The Treasure Hunter

A blog by Joanne Yatvin

S’il vous plait

on March 28, 2019

First of all, I want to thank the newspaper “Junior Scholastic” for inviting me to present my opinions about teaching reading. Katherine Willmore was the one who asked me to write for a regular feature called “Yes and No” that offers two different opinions about what is right in a certain situation. That feature pushes young readers to think about both sides of an issue and decide which one is more valid.

Please understand that I am not talking about drowning children in textbooks. My classrooms were more like a library, with new books poring in regularly from the school library and me reading aloud just enough from those books to make students want to read the rest themselves. Of course those were the “good old days” when teachers were not bound to a fixed curriculum or students to yearly testing. Although those days have passed with public schools now tied to the“ Common Core” expectations, I still believe that wide reading is the key to student success and satisfaction. Despite the rigidity of today’s school requirements and the pressure they put on the shoulders of teachers and students, I feel there is enough time and space in a classroom for students to do what is expected and still be able to read what interests them. They should also able to talk with classmates about what they’ve read,   and teachers should be free to persuade their students to move beyond mediocrity by becoming dedicated readers.

The topic I was asked to write about was whether or not students should be allowed to read books of their own choosing or only the high quality literature their teachers selected. I was very pleased to be invited to take the ”yes” point of view, because it was my belief as a teacher that all students should have a broad experience in reading in order to become skilled readers and well educated adults.  I also feared that some students would dislike reading altogether if all they got was high class literature.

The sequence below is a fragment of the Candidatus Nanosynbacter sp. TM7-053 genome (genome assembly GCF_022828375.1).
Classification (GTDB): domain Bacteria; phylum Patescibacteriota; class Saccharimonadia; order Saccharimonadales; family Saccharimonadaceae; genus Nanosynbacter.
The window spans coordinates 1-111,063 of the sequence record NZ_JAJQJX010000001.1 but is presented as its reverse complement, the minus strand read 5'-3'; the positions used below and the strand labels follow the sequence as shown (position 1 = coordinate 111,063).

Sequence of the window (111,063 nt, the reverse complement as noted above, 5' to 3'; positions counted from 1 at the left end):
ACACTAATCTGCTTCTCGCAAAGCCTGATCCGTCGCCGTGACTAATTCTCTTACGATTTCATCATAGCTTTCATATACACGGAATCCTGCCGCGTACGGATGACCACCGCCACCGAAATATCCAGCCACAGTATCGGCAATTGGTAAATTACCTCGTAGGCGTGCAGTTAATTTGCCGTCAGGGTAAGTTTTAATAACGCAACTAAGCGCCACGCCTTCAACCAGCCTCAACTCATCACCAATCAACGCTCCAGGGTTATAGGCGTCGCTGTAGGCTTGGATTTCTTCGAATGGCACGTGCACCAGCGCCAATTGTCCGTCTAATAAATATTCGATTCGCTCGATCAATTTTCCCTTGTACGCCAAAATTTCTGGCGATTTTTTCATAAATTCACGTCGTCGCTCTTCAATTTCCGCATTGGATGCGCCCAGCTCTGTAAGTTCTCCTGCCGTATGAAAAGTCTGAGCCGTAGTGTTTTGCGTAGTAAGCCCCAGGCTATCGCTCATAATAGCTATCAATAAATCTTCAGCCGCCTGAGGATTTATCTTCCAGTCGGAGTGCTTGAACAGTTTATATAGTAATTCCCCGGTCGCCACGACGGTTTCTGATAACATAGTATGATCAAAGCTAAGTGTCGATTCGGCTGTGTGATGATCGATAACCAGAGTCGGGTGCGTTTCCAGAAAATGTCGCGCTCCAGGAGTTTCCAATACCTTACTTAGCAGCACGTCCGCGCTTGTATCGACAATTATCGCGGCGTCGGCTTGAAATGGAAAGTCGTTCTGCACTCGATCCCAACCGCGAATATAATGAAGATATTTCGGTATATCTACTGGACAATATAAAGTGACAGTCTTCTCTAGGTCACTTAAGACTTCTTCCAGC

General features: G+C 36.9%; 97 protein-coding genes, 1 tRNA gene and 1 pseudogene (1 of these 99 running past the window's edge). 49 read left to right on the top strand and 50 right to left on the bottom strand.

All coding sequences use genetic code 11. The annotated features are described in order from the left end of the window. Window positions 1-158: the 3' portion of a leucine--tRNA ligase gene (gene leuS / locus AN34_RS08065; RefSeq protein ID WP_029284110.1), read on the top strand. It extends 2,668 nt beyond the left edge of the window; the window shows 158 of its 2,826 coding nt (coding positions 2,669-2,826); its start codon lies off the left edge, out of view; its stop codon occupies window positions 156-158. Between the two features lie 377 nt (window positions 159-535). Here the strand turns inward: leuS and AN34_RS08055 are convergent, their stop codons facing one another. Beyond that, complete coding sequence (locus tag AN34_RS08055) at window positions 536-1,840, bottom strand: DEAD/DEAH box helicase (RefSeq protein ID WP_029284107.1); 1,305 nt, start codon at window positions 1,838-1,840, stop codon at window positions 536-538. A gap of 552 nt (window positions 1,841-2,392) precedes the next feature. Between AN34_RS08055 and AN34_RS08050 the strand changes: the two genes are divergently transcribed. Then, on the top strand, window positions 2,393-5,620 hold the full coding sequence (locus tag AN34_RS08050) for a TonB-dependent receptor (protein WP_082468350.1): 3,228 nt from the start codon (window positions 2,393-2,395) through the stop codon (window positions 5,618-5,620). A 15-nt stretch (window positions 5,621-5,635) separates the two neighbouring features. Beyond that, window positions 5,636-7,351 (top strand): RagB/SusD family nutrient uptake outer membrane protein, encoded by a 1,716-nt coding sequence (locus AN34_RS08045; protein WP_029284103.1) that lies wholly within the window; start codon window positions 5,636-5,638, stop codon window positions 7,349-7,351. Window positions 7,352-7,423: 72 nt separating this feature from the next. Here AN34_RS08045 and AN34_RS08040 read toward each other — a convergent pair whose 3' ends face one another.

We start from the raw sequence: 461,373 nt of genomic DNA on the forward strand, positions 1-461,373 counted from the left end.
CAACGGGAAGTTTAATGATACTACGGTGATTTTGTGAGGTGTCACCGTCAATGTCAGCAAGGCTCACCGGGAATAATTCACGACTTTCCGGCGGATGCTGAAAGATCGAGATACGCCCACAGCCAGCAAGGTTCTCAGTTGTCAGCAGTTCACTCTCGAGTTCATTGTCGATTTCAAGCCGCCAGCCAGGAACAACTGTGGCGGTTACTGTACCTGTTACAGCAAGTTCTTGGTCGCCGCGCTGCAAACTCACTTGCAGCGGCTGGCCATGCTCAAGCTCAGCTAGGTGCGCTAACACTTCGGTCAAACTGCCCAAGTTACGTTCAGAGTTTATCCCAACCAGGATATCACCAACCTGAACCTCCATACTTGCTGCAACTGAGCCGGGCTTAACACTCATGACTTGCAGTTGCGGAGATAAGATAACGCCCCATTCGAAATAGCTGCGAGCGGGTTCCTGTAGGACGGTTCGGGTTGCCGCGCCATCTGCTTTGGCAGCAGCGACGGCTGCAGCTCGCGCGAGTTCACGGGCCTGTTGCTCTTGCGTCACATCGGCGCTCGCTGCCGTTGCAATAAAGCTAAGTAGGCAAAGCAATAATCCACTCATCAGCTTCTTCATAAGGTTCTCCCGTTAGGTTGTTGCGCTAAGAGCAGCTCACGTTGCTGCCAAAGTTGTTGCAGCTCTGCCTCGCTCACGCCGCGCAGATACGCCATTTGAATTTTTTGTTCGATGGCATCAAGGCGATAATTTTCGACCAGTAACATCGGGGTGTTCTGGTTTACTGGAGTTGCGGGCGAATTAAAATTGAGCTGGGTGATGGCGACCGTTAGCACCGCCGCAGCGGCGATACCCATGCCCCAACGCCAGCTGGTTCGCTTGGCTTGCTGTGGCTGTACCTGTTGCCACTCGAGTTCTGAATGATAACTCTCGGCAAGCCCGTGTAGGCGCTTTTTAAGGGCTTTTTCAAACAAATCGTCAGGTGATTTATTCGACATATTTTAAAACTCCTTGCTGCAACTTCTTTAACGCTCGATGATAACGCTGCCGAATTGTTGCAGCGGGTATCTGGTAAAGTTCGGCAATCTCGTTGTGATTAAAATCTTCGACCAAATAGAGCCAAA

Unfortunately, my own strong feelings and opinions took over my attempts to write for Scholastic. Although I submitted three pieces over time as I tried trying to please Scholastic ,they were all rejected because my opinions did not allow for a “No” argument. I couldn’t get myself to say that there were good reasons why teachers should teach only high quality literature. After all, many students would never find those kinds of books at home or with their friends and that would be a serious mistake in their lives.

And so I missed the opportunity to become a writer for Scholastic.  Having explained my foolishness, I will now give you the opportunity to see what I did write for them, so it will not have been written in vein. I’m sure some of you will pity me and insist it is a good piece and should have been published.  


 Over the Many years I was a teacher, and later a school principal, having students become dedicated readers was my goal. Yes, I also wanted them to do well in writing, math, and science, but I believed that reading was the skill that would help them get there.

One response to “S’il vous plait

  1. Randy says:

    The assignment from Scholastic was ill conceived. Teachers encouraging students to read great literature and students selecting what they want to read is not an either/or, it is a both/and. Why must we always create false dichotomies?


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